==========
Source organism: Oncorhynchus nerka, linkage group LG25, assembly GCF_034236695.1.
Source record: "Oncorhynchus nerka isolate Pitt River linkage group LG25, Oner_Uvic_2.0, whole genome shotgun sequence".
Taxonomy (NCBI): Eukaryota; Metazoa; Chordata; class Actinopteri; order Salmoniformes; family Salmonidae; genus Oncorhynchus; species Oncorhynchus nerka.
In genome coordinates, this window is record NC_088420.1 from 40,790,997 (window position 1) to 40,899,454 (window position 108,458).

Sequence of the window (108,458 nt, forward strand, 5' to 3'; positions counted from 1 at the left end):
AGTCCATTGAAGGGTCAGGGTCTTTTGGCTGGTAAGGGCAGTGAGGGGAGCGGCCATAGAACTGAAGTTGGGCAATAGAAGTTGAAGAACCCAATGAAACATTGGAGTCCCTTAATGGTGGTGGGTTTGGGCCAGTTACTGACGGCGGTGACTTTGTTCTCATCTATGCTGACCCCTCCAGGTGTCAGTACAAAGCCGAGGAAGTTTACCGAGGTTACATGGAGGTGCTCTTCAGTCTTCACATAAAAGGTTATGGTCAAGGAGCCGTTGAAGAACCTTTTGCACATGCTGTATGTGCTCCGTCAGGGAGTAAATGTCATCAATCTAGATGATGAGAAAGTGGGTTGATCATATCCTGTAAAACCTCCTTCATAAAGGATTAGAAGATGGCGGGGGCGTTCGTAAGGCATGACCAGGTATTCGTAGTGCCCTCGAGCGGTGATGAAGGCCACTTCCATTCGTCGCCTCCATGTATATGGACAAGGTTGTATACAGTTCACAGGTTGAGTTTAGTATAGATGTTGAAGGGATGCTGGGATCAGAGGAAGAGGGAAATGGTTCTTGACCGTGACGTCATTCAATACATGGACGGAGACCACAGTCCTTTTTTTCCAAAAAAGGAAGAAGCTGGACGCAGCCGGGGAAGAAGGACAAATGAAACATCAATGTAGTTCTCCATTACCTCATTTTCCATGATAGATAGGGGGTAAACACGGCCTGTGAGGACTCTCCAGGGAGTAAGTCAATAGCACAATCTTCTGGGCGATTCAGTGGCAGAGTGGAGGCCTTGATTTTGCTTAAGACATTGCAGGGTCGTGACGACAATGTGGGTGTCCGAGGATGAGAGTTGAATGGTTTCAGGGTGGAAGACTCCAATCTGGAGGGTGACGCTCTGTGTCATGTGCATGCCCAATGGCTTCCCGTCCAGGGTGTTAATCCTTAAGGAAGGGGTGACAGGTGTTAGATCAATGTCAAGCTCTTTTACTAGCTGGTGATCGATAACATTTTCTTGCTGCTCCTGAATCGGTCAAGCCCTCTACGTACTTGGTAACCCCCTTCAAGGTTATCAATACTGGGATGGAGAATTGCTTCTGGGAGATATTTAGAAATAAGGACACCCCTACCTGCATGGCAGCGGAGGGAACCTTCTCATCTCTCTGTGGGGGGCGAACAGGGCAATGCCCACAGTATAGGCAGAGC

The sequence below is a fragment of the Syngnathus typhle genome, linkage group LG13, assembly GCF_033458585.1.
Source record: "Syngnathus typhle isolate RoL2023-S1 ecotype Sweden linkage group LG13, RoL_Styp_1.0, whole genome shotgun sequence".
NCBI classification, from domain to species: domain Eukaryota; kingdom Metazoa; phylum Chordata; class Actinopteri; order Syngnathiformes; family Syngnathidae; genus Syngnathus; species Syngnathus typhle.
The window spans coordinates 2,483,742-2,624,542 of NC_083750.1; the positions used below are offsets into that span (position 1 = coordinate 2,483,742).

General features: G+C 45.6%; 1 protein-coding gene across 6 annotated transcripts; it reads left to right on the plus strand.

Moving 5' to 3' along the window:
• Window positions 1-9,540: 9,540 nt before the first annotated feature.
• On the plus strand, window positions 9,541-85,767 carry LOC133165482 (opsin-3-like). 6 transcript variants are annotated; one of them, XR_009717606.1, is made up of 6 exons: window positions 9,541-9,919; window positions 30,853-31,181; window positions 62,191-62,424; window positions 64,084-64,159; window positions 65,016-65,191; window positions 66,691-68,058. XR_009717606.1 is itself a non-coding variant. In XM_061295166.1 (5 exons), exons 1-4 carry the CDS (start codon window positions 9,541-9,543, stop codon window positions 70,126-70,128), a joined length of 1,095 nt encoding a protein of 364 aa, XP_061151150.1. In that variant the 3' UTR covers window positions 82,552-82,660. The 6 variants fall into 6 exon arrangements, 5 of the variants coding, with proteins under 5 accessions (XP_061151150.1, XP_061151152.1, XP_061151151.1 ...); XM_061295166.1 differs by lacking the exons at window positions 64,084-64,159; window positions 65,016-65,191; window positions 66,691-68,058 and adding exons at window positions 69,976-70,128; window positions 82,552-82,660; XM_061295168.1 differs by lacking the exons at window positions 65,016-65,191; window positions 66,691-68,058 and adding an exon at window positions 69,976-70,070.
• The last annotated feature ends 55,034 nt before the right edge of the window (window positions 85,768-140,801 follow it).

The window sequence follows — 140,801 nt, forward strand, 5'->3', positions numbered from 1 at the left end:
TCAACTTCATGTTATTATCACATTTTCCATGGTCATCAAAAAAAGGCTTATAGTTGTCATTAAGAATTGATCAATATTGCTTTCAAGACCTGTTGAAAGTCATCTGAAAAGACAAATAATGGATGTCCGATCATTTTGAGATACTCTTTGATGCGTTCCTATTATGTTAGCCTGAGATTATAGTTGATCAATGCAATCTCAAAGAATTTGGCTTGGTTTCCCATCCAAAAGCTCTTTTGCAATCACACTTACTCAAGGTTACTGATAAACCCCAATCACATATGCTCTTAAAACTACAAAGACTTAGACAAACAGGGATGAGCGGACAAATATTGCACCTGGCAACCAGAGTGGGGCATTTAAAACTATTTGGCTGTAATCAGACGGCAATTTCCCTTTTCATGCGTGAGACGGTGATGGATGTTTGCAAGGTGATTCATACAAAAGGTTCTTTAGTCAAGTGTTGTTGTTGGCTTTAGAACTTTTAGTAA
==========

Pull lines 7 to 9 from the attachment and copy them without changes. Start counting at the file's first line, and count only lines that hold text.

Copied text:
The sequence below is a fragment of the Syngnathus typhle genome, linkage group LG13, assembly GCF_033458585.1.
Source record: "Syngnathus typhle isolate RoL2023-S1 ecotype Sweden linkage group LG13, RoL_Styp_1.0, whole genome shotgun sequence".
NCBI classification, from domain to species: domain Eukaryota; kingdom Metazoa; phylum Chordata; class Actinopteri; order Syngnathiformes; family Syngnathidae; genus Syngnathus; species Syngnathus typhle.